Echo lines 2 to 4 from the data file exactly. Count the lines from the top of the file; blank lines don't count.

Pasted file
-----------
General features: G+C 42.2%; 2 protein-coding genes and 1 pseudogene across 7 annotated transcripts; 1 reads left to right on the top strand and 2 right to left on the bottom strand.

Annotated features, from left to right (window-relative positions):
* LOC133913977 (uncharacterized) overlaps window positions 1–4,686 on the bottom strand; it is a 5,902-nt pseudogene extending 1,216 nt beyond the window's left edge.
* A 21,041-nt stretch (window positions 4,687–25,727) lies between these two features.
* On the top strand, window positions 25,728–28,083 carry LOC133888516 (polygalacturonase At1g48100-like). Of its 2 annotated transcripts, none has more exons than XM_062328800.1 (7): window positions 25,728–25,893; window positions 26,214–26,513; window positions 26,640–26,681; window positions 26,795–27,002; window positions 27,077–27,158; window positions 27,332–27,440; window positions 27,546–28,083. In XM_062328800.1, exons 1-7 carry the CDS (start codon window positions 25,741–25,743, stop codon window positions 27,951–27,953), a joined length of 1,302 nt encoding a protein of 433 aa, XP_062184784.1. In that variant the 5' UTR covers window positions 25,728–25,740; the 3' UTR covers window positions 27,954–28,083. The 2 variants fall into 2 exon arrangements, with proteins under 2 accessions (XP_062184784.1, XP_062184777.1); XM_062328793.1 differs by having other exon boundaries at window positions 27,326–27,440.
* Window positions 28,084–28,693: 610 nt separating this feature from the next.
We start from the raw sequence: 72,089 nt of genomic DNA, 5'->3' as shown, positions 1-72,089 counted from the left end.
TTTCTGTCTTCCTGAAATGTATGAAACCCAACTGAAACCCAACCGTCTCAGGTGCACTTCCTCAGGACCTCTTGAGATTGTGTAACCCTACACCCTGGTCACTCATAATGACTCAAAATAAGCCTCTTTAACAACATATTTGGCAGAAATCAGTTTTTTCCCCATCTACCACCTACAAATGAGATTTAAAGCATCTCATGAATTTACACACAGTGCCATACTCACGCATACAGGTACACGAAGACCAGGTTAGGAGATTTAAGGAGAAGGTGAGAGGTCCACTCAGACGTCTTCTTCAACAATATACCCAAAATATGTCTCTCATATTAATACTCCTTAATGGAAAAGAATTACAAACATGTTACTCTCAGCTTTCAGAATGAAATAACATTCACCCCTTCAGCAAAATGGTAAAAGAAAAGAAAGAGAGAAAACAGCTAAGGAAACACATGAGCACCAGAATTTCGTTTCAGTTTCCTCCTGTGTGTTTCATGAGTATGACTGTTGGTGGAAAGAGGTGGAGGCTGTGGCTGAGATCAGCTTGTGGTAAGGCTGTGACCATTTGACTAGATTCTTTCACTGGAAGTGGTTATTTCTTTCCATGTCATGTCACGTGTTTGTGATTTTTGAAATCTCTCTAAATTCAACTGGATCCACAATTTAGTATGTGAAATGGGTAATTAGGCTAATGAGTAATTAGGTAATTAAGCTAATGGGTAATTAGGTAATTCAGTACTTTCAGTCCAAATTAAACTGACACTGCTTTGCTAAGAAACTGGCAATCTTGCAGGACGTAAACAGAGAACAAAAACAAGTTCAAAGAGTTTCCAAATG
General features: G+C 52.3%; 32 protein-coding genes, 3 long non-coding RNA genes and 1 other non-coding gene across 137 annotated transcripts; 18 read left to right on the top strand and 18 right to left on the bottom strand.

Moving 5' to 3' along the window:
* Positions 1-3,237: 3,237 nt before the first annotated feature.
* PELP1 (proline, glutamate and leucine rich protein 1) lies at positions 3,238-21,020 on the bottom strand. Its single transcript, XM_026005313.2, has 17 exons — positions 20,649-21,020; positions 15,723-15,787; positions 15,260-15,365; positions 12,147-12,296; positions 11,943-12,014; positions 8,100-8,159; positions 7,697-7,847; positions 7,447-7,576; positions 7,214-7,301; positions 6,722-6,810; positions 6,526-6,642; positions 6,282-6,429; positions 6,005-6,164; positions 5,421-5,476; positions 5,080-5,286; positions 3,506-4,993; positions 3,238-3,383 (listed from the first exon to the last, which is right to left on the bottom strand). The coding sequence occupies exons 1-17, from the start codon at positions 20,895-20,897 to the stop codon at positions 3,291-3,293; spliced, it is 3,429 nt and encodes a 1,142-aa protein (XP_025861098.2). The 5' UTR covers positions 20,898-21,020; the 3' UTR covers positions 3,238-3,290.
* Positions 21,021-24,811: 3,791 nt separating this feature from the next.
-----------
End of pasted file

Annotated features, from left to right (window-relative positions):
* LOC133913977 (uncharacterized) overlaps window positions 1–4,686 on the bottom strand; it is a 5,902-nt pseudogene extending 1,216 nt beyond the window's left edge.
* A 21,041-nt stretch (window positions 4,687–25,727) lies between these two features.